Setting Realistic Expectations for the 2013 Boston Bruins

By Mike Miccoli, Boston Bruins Correspondent

(Greg M. Cooper-US PRESSWIRE)
(Greg M. Cooper-US PRESSWIRE)

It’s possible that in six months, when the 2013 NHL season is said and done, the Boston Bruins will have won their second Stanley Cup in three years.

It’s also possible that the Boston Bruins will fail to win the Northeast Division and will have to face a stacked team such as the New York Rangers, Pittsburgh Penguins or Philadelphia Flyers in the first round of the 2013 NHL Playoffs.

Realistically though, the expectations for the 2013 Boston Bruins team should be somewhere between legitimate Stanley Cup contenders and strong front-runners for first place in the Northeast Division, making them among the top three teams in the Eastern Conference. If all goes well, then yes—the Boston Bruins have a real shot at playing deep into June for Lord Stanley’s Cup. If injuries begin to surmount and deplete the team’s offensive depth and Tuukka Rask is unable to stay healthy than the Bruins could very well see the latter of the scenarios listed above.

Here’s the thing with the 2013 NHL season; more than ever before, the 48-game schedule will be harder to gauge than any one of the years before it. Hockey games will be sloppy to start but will pick up almost abruptly after the first week or two of puck. Teams will rely on key ingredients for success such as chemistry, star power and hey–maybe even a bit of luck, to win games. Most importantly, the window for slumps and bad stretches of hockey will hurt teams more viciously than before.

When coaches and players say that every game counts, they mean it.

That’s why it’s hard to decipher how a team like the Boston Bruins will fare this season—there are too many variables.

First, let’s look at the Bruins’ 2013 NHL schedule. The Bruins will play Northeast Division rivals, the Ottawa Senators and Buffalo Sabres, five times while playing the Montreal Canadiens and Toronto Maple Leafs four. Right away, the Bruins will have an extra two games against the two of the better teams in the division. For comparison’s sake, the Senators play the Bruins and Maple Leafs five times, while the Sabres play the Bruins and Canadiens. Even though it’s only two games, the four points could prove to be extra valuable in a division that was decided in the final 10 days of the 2011-12 NHL regular season.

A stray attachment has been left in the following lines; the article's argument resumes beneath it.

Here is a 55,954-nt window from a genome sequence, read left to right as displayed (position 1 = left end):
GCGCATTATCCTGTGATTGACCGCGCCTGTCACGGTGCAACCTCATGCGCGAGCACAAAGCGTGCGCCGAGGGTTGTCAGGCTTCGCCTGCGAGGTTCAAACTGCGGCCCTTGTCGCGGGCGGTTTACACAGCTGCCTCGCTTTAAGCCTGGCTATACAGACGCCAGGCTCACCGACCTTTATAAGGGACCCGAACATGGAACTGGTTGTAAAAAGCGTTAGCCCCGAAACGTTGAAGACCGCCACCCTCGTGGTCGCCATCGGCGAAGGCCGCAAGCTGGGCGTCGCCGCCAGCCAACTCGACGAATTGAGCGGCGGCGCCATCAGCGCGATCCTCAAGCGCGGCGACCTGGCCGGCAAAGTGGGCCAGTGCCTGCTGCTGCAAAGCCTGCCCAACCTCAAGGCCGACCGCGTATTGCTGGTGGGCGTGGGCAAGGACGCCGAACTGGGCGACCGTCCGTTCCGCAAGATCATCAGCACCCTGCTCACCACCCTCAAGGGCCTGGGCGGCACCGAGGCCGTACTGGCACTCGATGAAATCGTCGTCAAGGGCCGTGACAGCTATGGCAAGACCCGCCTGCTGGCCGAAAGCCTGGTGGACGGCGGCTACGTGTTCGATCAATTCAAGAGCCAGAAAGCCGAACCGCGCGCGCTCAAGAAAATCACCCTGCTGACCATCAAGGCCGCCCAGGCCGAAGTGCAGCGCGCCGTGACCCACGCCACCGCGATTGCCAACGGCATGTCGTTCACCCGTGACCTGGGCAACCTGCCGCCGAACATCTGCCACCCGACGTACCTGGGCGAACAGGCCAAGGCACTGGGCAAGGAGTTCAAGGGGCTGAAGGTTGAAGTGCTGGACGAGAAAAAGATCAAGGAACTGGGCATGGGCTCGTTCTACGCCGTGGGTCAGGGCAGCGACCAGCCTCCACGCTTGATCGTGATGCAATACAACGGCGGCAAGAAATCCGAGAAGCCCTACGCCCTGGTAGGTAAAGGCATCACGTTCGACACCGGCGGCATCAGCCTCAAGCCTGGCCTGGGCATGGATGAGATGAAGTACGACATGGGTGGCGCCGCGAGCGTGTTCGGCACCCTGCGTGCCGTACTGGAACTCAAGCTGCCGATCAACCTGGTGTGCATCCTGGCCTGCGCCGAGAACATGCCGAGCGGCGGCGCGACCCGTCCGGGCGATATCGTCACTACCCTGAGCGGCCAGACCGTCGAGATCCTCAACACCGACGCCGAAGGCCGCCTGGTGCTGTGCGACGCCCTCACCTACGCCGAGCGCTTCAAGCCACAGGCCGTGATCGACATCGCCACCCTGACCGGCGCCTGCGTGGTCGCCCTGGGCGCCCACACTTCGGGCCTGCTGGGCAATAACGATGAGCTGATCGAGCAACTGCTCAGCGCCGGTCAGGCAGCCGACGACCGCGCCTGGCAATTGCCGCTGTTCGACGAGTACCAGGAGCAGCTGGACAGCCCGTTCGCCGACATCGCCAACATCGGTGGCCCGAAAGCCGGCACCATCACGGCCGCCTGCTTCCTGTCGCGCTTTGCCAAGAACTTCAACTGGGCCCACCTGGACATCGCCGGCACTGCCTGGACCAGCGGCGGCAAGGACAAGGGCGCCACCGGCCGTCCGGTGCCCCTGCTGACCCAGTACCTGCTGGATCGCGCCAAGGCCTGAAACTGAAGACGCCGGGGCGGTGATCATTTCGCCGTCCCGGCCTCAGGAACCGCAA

All of the Eastern Conference teams will be on an even playing field by only playing in inter-conference games. However, you can then begin to look at the importance of home-ice advantage when it comes to the remainder of a team’s games.

The Bruins will play every other, non-division team in the Eastern Conference three times, facing off against the Rangers, Panthers, Islanders, Devils and Lightning twice at home.

Aside from the Rangers and the Lightning, the teams that will make two appearances at the TD Garden aren’t exactly known for their rambunctious home crowds. Statistically speaking, the New York Islanders finished 29th in the NHL in home attendance (although, you could make a case for the Bruins game at Nassau Coliseum basically being comparable to a home game), while the Florida Panthers and New Jersey Devils finished 21st and 24th for fans in the stadium.

That means that the Bruins will have to visit the Flyers, Penguins and Capitals twice—3rd, 10th and 12th in 2011-12 NHL attendances, respectively. That’s a bit of a difference and depending on how heavy you weigh the importance of the sixth man in winning hockey games, this could be a factor.

The fans should already know where the players stand after a quick, seven-day training camp and a mid-week scrimmage against the AHL affiliate Providence Bruins. The chemistry should be there for a Bruins team that went through minor alterations in an offseason that brought in new third-liner Chris Bourque and the 2011 9th overall pick Dougie Hamilton to fill the departures of Brian Rolston, Benoit Pouliot, Joe Corvo and Greg Zanon. A healthy Nathan Horton and Adam McQuaid easily make this an upgrade for Bruins position players.

Of course, the spotlight and story is on Rask who was thrust into the starting goaltending role now that Tim Thomas is taking a year off from hockey. We get it, too–Rask needs to excel right away and make a statement that, while he’s not Thomas, he’s good enough to lift the team on his shoulders to pick up some wins. Playing for a contract extension won’t hurt, either.

So do I think that the Boston Bruins will win the Stanley Cup? I don’t know. Maybe. Nobody really knows and it’s not fair for anyone to predict their version of the gospel truth of what will happen in what should be a whirlwind of a season. I can tell you that the Bruins will probably make the playoffs and probably win the Northeast Division. Other than that, this 48-game NHL season is really anyone’s to win.

And that includes the Bruins, too.

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